Conflicts and clashes are quite unavoidable in human interactions. If a conflict is not resolved it may lead to disengagement (and resulting under performance) of employees. Conflicts can have many forms, interpretations and solutions, especially in a diverse context. Also, conflict is not always a bad sign. It might as well be a sign of well integrated team members who feel comfortable enough to express their differing opinions and feelings.
People react to conflicts differently, which in turn can cause further dismay or discussion. When working in a team, it is good to discuss and agree on how to move forward from a conflict situation. Preferably before there is a conflict situation at hand.
Conflict can be connected to the cultural socialization in which one grew up (national culture, family culture, gender expectations, etc.), and it can just as well occur due to personal or organisational preferences. Conflict can present a source of development and improvement, if well handled.
The first step to managing conflicts is learning about yourself. It is important that you recognise how you behave in conflict situations and why, what triggers conflict for you, and what can solve the conflict situation for you. The exercise below can offer some insight into how you handle conflicts.
1. Think of a conflict or an unsettling situation, particularly one in an intercultural context.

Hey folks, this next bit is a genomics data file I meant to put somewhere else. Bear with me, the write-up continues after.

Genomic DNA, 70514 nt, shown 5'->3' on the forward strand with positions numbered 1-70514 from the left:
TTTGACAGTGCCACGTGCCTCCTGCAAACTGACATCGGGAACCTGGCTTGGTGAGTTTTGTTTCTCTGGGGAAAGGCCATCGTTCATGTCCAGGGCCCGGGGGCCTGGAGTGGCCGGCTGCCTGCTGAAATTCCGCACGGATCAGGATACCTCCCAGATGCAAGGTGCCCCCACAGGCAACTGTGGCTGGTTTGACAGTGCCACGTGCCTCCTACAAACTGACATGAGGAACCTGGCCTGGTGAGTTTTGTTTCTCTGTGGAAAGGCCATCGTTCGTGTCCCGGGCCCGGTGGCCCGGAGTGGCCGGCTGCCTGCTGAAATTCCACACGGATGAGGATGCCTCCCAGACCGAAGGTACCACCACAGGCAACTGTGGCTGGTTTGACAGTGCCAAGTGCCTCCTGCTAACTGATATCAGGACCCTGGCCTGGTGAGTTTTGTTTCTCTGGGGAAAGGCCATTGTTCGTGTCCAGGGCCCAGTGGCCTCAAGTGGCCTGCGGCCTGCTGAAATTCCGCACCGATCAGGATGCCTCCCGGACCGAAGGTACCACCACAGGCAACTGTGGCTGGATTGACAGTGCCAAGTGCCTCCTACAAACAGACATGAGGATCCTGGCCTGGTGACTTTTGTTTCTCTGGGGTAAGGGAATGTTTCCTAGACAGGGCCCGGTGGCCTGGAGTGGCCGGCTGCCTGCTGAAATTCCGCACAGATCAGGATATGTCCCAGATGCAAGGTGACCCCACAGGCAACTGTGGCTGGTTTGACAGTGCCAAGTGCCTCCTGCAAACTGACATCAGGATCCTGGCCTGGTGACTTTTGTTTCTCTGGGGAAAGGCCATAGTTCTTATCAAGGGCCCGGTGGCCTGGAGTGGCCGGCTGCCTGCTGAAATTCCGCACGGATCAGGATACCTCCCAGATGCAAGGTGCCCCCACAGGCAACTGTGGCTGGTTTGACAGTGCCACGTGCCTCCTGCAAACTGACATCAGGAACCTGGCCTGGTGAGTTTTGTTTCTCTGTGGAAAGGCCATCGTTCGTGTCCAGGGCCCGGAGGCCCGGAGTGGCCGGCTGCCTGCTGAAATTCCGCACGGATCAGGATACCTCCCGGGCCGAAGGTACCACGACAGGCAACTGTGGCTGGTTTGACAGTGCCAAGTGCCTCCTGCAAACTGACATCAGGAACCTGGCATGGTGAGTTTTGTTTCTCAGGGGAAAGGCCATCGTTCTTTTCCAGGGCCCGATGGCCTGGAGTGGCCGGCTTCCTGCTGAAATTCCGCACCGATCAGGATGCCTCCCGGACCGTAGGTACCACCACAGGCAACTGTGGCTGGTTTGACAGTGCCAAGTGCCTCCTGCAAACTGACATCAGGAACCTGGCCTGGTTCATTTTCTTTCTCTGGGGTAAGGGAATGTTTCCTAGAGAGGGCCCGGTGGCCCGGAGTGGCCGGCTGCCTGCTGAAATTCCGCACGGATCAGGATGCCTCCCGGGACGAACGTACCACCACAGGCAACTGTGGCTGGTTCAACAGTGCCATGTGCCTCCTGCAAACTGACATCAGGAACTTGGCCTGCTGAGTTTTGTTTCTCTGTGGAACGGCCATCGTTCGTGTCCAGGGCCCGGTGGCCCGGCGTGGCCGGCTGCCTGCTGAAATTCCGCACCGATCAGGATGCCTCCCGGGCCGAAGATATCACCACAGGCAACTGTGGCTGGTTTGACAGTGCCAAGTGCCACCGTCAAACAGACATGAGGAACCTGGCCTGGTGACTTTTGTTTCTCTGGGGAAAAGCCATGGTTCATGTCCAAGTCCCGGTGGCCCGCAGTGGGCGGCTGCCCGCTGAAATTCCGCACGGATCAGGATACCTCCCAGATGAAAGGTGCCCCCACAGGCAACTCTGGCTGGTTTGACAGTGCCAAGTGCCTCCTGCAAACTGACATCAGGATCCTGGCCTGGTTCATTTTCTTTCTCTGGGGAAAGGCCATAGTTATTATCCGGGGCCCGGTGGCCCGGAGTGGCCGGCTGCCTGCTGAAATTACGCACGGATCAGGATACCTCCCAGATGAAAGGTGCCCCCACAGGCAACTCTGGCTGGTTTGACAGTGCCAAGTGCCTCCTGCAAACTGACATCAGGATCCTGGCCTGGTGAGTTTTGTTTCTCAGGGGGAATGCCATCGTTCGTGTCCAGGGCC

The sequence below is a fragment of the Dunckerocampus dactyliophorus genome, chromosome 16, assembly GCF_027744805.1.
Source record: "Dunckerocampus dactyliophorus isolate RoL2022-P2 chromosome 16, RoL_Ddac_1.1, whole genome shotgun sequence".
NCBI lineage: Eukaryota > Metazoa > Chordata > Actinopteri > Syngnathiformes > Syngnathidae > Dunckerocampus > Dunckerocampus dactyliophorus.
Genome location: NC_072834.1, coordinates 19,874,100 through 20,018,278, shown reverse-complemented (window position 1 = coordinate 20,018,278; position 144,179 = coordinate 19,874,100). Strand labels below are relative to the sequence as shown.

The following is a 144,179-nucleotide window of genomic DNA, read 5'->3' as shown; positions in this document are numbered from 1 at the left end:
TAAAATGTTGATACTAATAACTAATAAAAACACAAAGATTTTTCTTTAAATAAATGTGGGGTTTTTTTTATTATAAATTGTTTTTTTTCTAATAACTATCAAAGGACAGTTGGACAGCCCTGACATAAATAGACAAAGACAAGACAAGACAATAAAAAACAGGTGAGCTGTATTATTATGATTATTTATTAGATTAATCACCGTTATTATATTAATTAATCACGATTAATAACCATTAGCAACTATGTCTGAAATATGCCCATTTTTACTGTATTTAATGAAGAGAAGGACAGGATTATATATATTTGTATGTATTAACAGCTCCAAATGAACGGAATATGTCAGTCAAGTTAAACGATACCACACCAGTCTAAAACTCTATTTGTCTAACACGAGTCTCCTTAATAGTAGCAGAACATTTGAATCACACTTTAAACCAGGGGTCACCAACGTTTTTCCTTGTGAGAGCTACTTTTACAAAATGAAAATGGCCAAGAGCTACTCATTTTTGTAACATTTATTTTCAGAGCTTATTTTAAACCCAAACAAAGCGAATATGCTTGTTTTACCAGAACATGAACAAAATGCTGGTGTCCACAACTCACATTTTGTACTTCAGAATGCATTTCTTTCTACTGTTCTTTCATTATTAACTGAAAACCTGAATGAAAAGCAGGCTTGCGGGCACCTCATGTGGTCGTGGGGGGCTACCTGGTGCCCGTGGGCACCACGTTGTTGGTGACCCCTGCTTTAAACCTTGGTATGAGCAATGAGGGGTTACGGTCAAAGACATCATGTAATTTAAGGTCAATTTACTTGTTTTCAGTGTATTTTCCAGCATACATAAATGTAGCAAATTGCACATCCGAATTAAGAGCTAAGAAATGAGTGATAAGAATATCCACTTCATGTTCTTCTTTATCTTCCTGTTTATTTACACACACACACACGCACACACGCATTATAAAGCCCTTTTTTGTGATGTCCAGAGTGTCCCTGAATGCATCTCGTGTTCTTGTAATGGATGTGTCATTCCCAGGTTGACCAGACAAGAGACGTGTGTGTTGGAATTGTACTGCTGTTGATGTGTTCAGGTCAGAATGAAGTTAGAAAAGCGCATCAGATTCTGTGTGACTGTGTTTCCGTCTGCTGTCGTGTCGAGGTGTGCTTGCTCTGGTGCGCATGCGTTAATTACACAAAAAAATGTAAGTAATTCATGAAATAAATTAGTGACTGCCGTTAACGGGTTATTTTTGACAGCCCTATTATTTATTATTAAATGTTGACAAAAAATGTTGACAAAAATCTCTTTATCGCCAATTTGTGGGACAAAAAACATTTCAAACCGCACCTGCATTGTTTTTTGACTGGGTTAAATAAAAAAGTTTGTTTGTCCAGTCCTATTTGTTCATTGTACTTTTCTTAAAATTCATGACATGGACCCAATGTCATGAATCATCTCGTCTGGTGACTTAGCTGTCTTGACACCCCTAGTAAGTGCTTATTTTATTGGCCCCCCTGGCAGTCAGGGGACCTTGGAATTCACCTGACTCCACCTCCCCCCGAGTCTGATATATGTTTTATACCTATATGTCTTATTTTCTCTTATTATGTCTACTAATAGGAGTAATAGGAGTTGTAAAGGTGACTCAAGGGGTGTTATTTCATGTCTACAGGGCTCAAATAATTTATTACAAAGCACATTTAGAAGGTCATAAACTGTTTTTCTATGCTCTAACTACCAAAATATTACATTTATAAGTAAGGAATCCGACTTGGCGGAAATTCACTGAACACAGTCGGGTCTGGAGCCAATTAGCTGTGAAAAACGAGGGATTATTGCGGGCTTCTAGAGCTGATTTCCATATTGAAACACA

2. Identify your conflict habits in that situation and in general, by asking yourself the following questions:
3. What role did the context (e.g. personal condition during the situation, time pressure, etc.) play in the conflict you initially recalled?
4. Can you estimate how much of the conflict was culturally related, or was the core conflict caused by diverging individual, social or structural experiences and expectations?
5. Do you understand what conflict means to the other person(s) involved (conflicts as social failure, as a chance, as a taboo, as something inevitable, etc.)? Observe how your (international) employees, colleagues, superior, or clients experience, handle and act in conflict situations*(E.g. What does it mean if the other person does not look you in the eyes? Don’t assume and interpret from your source of knowledge or intuition, rather make sure by asking).
6. Based on your insights from the exercise above, establish a common basis of knowledge on rules or process in conflict situations for yourself and with your colleagues or team.
* Also make sure you understand how and when a conflict situation can be considered acceptable. Some individuals are socialized to e.g. express feelings and opinions forcefully with raised voice, others are taught to avoid eye contact and to put on a poker face.
That is not a problem as such, however, problems might arise in the way people interpret or judge these different behaviours. E.g. someone who expresses an opinion loudly might be perceived as arrogant by others, whereas to that team member a restrained person can be perceived as inauthentic or not engaged in a conflict discussion.
Food for thought:
Instead of looking at conflict (disagreement, etc.) as a problem, look at it as a chance to change perspective and an opportunity to learn. It is one of the ’easiest’ sources to look beyond your own point of view.
Suggestion on a method to identify, analyze and move beyond conflict in a team, group, or as a pair:
1. Identify the conflict objectively: What is the problem?
2. Lay out the facts
3. Listen to the situation from the point of view of each person involved (positions and interests, feelings involved, role behavior, etc.)
4. Establish the conflict including the newly acquired knowledge and identify the next steps (future evolution) of the conflict
5. Point out action alternatives and agree on further proceedings